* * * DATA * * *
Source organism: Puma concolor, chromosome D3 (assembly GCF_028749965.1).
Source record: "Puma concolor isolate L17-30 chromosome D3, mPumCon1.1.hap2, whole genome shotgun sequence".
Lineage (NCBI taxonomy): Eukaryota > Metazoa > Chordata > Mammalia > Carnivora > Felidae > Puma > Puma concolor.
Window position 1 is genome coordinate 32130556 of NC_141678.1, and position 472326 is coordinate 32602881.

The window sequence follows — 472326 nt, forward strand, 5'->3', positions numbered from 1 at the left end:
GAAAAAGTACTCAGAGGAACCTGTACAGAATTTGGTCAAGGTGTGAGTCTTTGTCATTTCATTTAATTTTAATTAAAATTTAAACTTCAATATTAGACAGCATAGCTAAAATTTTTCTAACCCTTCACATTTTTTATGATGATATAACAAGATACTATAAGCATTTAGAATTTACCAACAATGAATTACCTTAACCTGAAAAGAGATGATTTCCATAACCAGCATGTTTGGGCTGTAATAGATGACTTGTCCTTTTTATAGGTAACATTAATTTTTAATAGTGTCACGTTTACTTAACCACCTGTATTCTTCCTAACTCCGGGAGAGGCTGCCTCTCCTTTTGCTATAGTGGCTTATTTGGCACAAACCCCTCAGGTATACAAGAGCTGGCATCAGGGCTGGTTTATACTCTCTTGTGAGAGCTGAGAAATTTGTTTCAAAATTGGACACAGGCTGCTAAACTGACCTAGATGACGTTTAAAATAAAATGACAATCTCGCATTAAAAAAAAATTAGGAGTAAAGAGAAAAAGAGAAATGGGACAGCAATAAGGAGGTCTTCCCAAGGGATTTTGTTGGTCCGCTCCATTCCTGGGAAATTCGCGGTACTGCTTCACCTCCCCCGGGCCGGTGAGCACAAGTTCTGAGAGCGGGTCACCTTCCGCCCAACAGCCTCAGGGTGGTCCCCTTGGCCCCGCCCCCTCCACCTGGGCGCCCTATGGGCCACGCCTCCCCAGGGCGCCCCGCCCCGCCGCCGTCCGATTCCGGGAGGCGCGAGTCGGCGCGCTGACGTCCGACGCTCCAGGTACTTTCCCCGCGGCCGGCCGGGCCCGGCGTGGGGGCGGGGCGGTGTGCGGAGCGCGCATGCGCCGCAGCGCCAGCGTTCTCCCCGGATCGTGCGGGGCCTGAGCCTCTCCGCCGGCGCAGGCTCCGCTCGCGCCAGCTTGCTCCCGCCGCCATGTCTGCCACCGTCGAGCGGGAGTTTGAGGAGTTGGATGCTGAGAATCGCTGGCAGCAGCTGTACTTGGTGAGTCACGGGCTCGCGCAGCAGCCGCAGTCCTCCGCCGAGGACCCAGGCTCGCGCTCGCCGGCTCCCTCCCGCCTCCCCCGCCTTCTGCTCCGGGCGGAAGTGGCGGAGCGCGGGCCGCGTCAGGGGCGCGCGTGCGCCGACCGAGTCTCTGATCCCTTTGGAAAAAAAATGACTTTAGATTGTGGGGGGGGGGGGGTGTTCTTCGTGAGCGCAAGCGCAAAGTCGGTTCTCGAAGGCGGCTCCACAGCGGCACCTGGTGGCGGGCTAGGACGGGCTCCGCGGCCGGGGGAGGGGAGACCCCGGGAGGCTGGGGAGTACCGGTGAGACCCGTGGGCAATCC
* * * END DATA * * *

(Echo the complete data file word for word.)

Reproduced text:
Source organism: Puma concolor, chromosome D3 (assembly GCF_028749965.1).
Source record: "Puma concolor isolate L17-30 chromosome D3, mPumCon1.1.hap2, whole genome shotgun sequence".
Lineage (NCBI taxonomy): Eukaryota > Metazoa > Chordata > Mammalia > Carnivora > Felidae > Puma > Puma concolor.
Window position 1 is genome coordinate 32130556 of NC_141678.1, and position 472326 is coordinate 32602881.

The window sequence follows — 472326 nt, forward strand, 5'->3', positions numbered from 1 at the left end:
GAAAAAGTACTCAGAGGAACCTGTACAGAATTTGGTCAAGGTGTGAGTCTTTGTCATTTCATTTAATTTTAATTAAAATTTAAACTTCAATATTAGACAGCATAGCTAAAATTTTTCTAACCCTTCACATTTTTTATGATGATATAACAAGATACTATAAGCATTTAGAATTTACCAACAATGAATTACCTTAACCTGAAAAGAGATGATTTCCATAACCAGCATGTTTGGGCTGTAATAGATGACTTGTCCTTTTTATAGGTAACATTAATTTTTAATAGTGTCACGTTTACTTAACCACCTGTATTCTTCCTAACTCCGGGAGAGGCTGCCTCTCCTTTTGCTATAGTGGCTTATTTGGCACAAACCCCTCAGGTATACAAGAGCTGGCATCAGGGCTGGTTTATACTCTCTTGTGAGAGCTGAGAAATTTGTTTCAAAATTGGACACAGGCTGCTAAACTGACCTAGATGACGTTTAAAATAAAATGACAATCTCGCATTAAAAAAAAATTAGGAGTAAAGAGAAAAAGAGAAATGGGACAGCAATAAGGAGGTCTTCCCAAGGGATTTTGTTGGTCCGCTCCATTCCTGGGAAATTCGCGGTACTGCTTCACCTCCCCCGGGCCGGTGAGCACAAGTTCTGAGAGCGGGTCACCTTCCGCCCAACAGCCTCAGGGTGGTCCCCTTGGCCCCGCCCCCTCCACCTGGGCGCCCTATGGGCCACGCCTCCCCAGGGCGCCCCGCCCCGCCGCCGTCCGATTCCGGGAGGCGCGAGTCGGCGCGCTGACGTCCGACGCTCCAGGTACTTTCCCCGCGGCCGGCCGGGCCCGGCGTGGGGGCGGGGCGGTGTGCGGAGCGCGCATGCGCCGCAGCGCCAGCGTTCTCCCCGGATCGTGCGGGGCCTGAGCCTCTCCGCCGGCGCAGGCTCCGCTCGCGCCAGCTTGCTCCCGCCGCCATGTCTGCCACCGTCGAGCGGGAGTTTGAGGAGTTGGATGCTGAGAATCGCTGGCAGCAGCTGTACTTGGTGAGTCACGGGCTCGCGCAGCAGCCGCAGTCCTCCGCCGAGGACCCAGGCTCGCGCTCGCCGGCTCCCTCCCGCCTCCCCCGCCTTCTGCTCCGGGCGGAAGTGGCGGAGCGCGGGCCGCGTCAGGGGCGCGCGTGCGCCGACCGAGTCTCTGATCCCTTTGGAAAAAAAATGACTTTAGATTGTGGGGGGGGGGGGGTGTTCTTCGTGAGCGCAAGCGCAAAGTCGGTTCTCGAAGGCGGCTCCACAGCGGCACCTGGTGGCGGGCTAGGACGGGCTCCGCGGCCGGGGGAGGGGAGACCCCGGGAGGCTGGGGAGTACCGGTGAGACCCGTGGGCAATCC